Local women take proactive stance for personal safey; Gun safety class attracts more females

(Riverton, Wyo.) – “There are a lot of untrained people out there,” said former Riverton Police Captain and  and gun safety instructor  Mark Stone of Riverton. That’s a situation Stone said he would like to change. As Wyoming is now a “concealed/carry” state, meaning residents here can carry sidearms without a permit, Stone told a recent personal protection class that they “need to keep themsevles from being a victim. We live in a different world that we grew up in,” he said. “Random shootings happen every day, in schools, shopping malls or hospitals, and gun-free zones invite the bad guy in.” he said.

Unfortunately, Stone also said people who are not trained in proper gun use are liable to hurt themselves, or others. He pointed out two local and  very recent incidents in which one man shot himself in the foot and other gun handler who shot her partner in the leg while target practicing.

For twelve hours, eight in the classroom and four on a shooting range on three consecutive days, Stone instructed the students on the proper care and handling of their firearms and took the class through numerous simulations of what they could face in the real world and how to protect themselves.

With his recent classes filling up as fast as he announces them,  Stone said people mostly come for personal protection, and m any of those are first time gun owners.

In this particular class, one woman said she signed up after a harrowing experience driving between Riverton and Casper. She said another vehicle, occupied by men would pass her and then slow down. Aftershe passed them, they would repeat the maneuver. When she stopped at the first truck stop entering Casper, the men followed her, and then waited outside for her to reappear. Fortunately, she was able to avoid a confrontation, but the incident frightened her enough to purchase a firearm and then learn how to use it.

“You’ll never know when you’ll be in a position that someone thinks you are a victim,” Stone said after the woman related  her story. “This class is ab\all about keeping yourself from being a victim.”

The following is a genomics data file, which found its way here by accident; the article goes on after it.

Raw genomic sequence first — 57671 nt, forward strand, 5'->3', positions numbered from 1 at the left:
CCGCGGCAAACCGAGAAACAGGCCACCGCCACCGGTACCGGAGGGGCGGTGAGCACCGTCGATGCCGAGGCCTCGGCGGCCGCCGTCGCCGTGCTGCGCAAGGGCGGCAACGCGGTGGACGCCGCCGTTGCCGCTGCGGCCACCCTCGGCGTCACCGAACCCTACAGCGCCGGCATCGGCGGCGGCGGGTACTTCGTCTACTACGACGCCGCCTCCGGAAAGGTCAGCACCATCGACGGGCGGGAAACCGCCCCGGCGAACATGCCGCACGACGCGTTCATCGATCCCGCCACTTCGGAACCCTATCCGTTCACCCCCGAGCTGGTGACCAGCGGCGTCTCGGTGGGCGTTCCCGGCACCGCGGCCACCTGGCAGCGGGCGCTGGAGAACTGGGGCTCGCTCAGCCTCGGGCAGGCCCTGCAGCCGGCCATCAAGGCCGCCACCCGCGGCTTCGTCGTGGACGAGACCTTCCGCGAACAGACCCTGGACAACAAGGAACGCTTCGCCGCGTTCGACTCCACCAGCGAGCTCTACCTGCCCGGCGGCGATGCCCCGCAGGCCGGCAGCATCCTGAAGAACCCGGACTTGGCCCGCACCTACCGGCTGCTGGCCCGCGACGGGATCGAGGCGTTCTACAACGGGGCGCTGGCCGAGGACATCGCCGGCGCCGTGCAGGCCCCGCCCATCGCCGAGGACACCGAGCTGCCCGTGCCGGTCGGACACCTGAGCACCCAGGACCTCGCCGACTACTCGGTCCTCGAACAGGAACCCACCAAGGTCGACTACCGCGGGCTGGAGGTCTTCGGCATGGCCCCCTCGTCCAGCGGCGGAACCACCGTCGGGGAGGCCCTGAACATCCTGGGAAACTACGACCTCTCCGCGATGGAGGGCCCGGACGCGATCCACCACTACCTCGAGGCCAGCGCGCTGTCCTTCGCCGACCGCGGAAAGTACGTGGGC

In the four years that Stone has been teaching this class,  he’s had 420 people successfully complete the instruction. “60 to 65 percent of them have been women, they want to protect themselves and their children, when their husband or significant other is away,” he said.  Each successful participatant receives a letter from Stone attesting to their having attended and a certificate. Combined, the two documents can be used in obtaining a concealed carry permit, which is issued by the sheriff in each county.

A 20-year veteran of the Riverton Police Department, Stone retired as a Captain and has been teaching this class at Central Wyoming College using the firing range simulator at the Rural Justice Training Center there. “But I found that actually handing your firearm and shooting on a live range can’t be equalled. As a result, Stone now teaches his classes at the new Lakeside Gun Club just east of Kinnear. While the firing range there is still not complete, and won’t be until later this spring, the classroom instruction is held there and then the live shooting practice takes place at the Riverton Gun Club off of Smith Road.

A good part of Stone’s class is how to train oneself on good safety habits when handing their firearm. “Find a sidearm that you like and carry it all the time,” he said. “Always treat every gun as though it is loaded and make it safe. And always holster  your gun. It doesn’t do you any good if it’s not available.”

Stone ran the class members through how to aim using a proper stance, how and when to use the front sight focus, to keep both eyes open and keeping both  hands on the gun. He urged everyone in the class to practice scenarios of what they would do if they needed to protect themselves.

For information: 307-840-5503
stonetraining@wyoming.com

NOTE – Managing Editor Ernie Over took this class last month and the above is his report of the activity.

Photos by Ernie Over, Click to enlarge